CHEM 1&2 Lab Manual & worksheets pg 106

CHEM 1&2 Lab Manual & worksheets pg 106 -...

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Experiment 9: VSEPR General Chemistry I and II Lab Manual Dakota State University Page 106 of 232 5 0 Trigonal Bipyramidal Trigonal Bipyramidal^ 5 1 Trigonal Bipyramidal See-Saw 5 2 Trigonal Bipyramidal T-Shaped 5 3 Trigonal Bipyramidal Linear* 5 4 Trigonal Bipyramidal Linear 6 0 Octahedral Octahedral+ 6 1 Octahedral Square Pyramidal 6 2 Octahedral Square Planar+ 6 3 Octahedral T-Shaped 6 4 Octahedral Linear* 6 5 Octahedral Linear * These shapes are highly symmetrical if all atoms bonded to the central element are identical. + These shapes are highly symmetrical if diametrically opposed elements are identical. ^ Trigonal Bipyramidal is a highly symmetrical shape if both elements on the axis are identical and all three elements in the plane are identical. VSEPR: Some Examples and Shapes Let's take a look at some of these shapes. Doing this will also prove to be useful in showing how to use VESPR. The three-dimensional figures below were generated using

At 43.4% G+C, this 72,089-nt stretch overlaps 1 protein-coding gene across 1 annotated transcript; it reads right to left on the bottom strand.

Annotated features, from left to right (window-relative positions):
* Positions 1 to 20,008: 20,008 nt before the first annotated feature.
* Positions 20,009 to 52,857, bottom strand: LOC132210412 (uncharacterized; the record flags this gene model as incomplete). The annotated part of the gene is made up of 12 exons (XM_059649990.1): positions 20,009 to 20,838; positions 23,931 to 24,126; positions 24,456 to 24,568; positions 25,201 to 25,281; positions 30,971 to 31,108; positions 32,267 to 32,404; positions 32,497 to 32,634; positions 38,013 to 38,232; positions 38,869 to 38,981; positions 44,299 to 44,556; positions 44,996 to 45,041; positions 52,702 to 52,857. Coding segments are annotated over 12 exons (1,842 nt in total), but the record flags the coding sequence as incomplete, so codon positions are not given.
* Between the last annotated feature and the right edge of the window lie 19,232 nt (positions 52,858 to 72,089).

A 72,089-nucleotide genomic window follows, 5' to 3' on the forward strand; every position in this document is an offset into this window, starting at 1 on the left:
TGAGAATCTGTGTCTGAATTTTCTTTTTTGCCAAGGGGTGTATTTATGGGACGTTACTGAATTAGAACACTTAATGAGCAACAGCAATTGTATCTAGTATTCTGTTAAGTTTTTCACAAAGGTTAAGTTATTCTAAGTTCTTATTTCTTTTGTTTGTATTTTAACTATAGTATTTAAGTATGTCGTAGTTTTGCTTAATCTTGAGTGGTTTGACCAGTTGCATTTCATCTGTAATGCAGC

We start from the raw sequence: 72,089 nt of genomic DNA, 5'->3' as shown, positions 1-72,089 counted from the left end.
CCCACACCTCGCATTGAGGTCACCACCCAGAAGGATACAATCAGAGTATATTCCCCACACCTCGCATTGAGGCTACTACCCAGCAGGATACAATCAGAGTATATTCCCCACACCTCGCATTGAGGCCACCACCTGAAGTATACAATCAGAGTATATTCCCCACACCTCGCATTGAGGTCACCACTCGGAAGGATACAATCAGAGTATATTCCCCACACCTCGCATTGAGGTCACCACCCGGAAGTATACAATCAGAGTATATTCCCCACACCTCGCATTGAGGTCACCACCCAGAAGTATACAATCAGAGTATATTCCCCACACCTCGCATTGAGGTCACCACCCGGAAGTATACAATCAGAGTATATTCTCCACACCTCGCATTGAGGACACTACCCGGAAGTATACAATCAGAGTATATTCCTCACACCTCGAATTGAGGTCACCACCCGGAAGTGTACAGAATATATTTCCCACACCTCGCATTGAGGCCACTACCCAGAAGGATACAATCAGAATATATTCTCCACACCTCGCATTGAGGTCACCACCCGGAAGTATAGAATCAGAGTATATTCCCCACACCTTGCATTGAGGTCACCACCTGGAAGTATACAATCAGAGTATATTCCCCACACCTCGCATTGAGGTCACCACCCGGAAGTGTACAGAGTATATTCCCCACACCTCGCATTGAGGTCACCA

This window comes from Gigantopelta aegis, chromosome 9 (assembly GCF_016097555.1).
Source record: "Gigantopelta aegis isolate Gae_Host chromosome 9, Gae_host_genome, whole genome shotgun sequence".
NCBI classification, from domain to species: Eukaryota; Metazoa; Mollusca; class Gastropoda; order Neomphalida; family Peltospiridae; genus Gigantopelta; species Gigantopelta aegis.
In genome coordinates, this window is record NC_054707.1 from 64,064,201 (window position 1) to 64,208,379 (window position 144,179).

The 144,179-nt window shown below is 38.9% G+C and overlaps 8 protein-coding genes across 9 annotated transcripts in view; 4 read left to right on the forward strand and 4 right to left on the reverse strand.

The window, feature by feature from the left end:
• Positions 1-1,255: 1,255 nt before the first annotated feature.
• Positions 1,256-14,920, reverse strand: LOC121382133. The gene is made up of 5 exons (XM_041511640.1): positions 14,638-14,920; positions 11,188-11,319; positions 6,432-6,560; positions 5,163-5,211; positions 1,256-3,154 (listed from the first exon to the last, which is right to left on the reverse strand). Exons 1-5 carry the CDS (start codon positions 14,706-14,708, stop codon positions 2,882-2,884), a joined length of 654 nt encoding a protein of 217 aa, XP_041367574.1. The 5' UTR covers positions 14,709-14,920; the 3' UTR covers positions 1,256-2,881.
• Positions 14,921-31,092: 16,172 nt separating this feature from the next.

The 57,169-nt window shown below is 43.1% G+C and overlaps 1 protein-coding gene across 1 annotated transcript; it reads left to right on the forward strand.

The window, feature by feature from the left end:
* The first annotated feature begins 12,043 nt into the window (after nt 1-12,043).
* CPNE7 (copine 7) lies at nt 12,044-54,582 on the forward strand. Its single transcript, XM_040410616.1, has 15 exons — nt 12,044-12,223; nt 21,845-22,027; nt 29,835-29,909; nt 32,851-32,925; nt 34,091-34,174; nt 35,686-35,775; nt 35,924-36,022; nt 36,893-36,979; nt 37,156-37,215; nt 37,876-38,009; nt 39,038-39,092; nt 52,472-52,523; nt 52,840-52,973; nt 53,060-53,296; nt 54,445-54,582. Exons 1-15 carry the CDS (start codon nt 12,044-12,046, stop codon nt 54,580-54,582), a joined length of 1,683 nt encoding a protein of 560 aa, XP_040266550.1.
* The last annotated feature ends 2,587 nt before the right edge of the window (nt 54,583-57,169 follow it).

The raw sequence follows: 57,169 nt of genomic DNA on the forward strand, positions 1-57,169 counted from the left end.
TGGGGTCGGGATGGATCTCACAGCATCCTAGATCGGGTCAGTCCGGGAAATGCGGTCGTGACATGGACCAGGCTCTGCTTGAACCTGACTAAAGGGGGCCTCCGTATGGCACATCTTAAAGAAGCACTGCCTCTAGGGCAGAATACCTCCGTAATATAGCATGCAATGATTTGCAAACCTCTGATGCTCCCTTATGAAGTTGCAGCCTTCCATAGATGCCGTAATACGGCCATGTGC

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Unformatted text preview: Chem3D. Here at Dakota State University, we use HyperChem, which will be the last portion of this exercise. Example 1: COH 2 First, we determine the Lewis-Dot structure. Hopefully, by now you are relatively skilled at this. The Lewis-Dot structure would look as follows: Now we determine the central element, which in this case is fairly obviously carbon. To determine the set number, we notice that carbon has no lone pair electrons (we ignore the lone pairs on the oxygen because they are not associated with the central element). We further notice that there are three atoms attached directly to carbon (even though there is a double bond to oxygen, it is only one element). Therefore, the set number is 3. Looking at our table, we see that the parent structure for this molecule is trigonal planar. Looking further, with no lone pair electrons, the molecular shape is also trigonal planar. Here is how it looks from a couple of different viewpoints:...
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